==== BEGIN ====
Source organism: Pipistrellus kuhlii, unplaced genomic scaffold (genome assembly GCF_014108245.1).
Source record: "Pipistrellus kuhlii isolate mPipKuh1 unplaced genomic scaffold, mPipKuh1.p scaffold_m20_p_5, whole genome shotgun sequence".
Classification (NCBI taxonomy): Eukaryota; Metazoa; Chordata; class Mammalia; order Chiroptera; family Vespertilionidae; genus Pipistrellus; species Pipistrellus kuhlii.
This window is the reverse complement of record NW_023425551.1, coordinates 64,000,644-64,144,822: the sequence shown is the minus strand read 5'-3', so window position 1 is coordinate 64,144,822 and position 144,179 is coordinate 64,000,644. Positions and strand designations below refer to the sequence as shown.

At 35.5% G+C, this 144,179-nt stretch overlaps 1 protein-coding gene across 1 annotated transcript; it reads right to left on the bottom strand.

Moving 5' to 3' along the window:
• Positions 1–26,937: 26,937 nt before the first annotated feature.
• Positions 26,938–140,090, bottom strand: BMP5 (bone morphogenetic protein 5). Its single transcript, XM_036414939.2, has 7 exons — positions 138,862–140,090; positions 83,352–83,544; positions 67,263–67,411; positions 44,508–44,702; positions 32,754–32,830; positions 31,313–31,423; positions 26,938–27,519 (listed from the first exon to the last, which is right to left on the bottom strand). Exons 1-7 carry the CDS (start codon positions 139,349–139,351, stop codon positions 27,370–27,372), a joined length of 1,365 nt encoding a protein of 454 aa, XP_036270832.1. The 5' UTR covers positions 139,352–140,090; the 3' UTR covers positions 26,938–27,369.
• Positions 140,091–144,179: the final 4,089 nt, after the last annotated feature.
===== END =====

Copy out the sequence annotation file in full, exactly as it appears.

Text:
Source organism: Pipistrellus kuhlii, unplaced genomic scaffold (genome assembly GCF_014108245.1).
Source record: "Pipistrellus kuhlii isolate mPipKuh1 unplaced genomic scaffold, mPipKuh1.p scaffold_m20_p_5, whole genome shotgun sequence".
Classification (NCBI taxonomy): Eukaryota; Metazoa; Chordata; class Mammalia; order Chiroptera; family Vespertilionidae; genus Pipistrellus; species Pipistrellus kuhlii.
This window is the reverse complement of record NW_023425551.1, coordinates 64,000,644-64,144,822: the sequence shown is the minus strand read 5'-3', so window position 1 is coordinate 64,144,822 and position 144,179 is coordinate 64,000,644. Positions and strand designations below refer to the sequence as shown.

At 35.5% G+C, this 144,179-nt stretch overlaps 1 protein-coding gene across 1 annotated transcript; it reads right to left on the bottom strand.

Moving 5' to 3' along the window:
• Positions 1–26,937: 26,937 nt before the first annotated feature.
• Positions 26,938–140,090, bottom strand: BMP5 (bone morphogenetic protein 5). Its single transcript, XM_036414939.2, has 7 exons — positions 138,862–140,090; positions 83,352–83,544; positions 67,263–67,411; positions 44,508–44,702; positions 32,754–32,830; positions 31,313–31,423; positions 26,938–27,519 (listed from the first exon to the last, which is right to left on the bottom strand). Exons 1-7 carry the CDS (start codon positions 139,349–139,351, stop codon positions 27,370–27,372), a joined length of 1,365 nt encoding a protein of 454 aa, XP_036270832.1. The 5' UTR covers positions 139,352–140,090; the 3' UTR covers positions 26,938–27,369.
• Positions 140,091–144,179: the final 4,089 nt, after the last annotated feature.